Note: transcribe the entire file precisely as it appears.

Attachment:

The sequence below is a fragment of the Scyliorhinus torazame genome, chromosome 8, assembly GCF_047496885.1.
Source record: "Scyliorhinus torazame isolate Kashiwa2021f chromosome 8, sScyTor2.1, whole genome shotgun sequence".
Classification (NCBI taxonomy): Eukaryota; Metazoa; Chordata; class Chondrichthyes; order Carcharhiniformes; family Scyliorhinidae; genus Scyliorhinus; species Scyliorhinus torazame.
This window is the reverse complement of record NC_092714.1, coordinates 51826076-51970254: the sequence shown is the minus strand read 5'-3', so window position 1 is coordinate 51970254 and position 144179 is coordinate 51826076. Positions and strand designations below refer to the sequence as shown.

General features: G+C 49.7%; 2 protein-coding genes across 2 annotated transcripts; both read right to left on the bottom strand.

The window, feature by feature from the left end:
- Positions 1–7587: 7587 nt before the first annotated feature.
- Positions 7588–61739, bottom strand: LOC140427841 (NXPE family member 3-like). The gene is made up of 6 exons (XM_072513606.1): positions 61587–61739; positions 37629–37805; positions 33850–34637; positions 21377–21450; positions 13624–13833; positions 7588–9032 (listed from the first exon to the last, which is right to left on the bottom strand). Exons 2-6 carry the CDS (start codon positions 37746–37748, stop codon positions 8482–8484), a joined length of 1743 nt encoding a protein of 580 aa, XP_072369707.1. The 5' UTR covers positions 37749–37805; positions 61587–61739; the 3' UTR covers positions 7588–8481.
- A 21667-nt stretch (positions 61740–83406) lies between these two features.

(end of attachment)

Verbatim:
The sequence below is a fragment of the Scyliorhinus torazame genome, chromosome 8, assembly GCF_047496885.1.
Source record: "Scyliorhinus torazame isolate Kashiwa2021f chromosome 8, sScyTor2.1, whole genome shotgun sequence".
Classification (NCBI taxonomy): Eukaryota; Metazoa; Chordata; class Chondrichthyes; order Carcharhiniformes; family Scyliorhinidae; genus Scyliorhinus; species Scyliorhinus torazame.
This window is the reverse complement of record NC_092714.1, coordinates 51826076-51970254: the sequence shown is the minus strand read 5'-3', so window position 1 is coordinate 51970254 and position 144179 is coordinate 51826076. Positions and strand designations below refer to the sequence as shown.

General features: G+C 49.7%; 2 protein-coding genes across 2 annotated transcripts; both read right to left on the bottom strand.

The window, feature by feature from the left end:
- Positions 1–7587: 7587 nt before the first annotated feature.
- Positions 7588–61739, bottom strand: LOC140427841 (NXPE family member 3-like). The gene is made up of 6 exons (XM_072513606.1): positions 61587–61739; positions 37629–37805; positions 33850–34637; positions 21377–21450; positions 13624–13833; positions 7588–9032 (listed from the first exon to the last, which is right to left on the bottom strand). Exons 2-6 carry the CDS (start codon positions 37746–37748, stop codon positions 8482–8484), a joined length of 1743 nt encoding a protein of 580 aa, XP_072369707.1. The 5' UTR covers positions 37749–37805; positions 61587–61739; the 3' UTR covers positions 7588–8481.
- A 21667-nt stretch (positions 61740–83406) lies between these two features.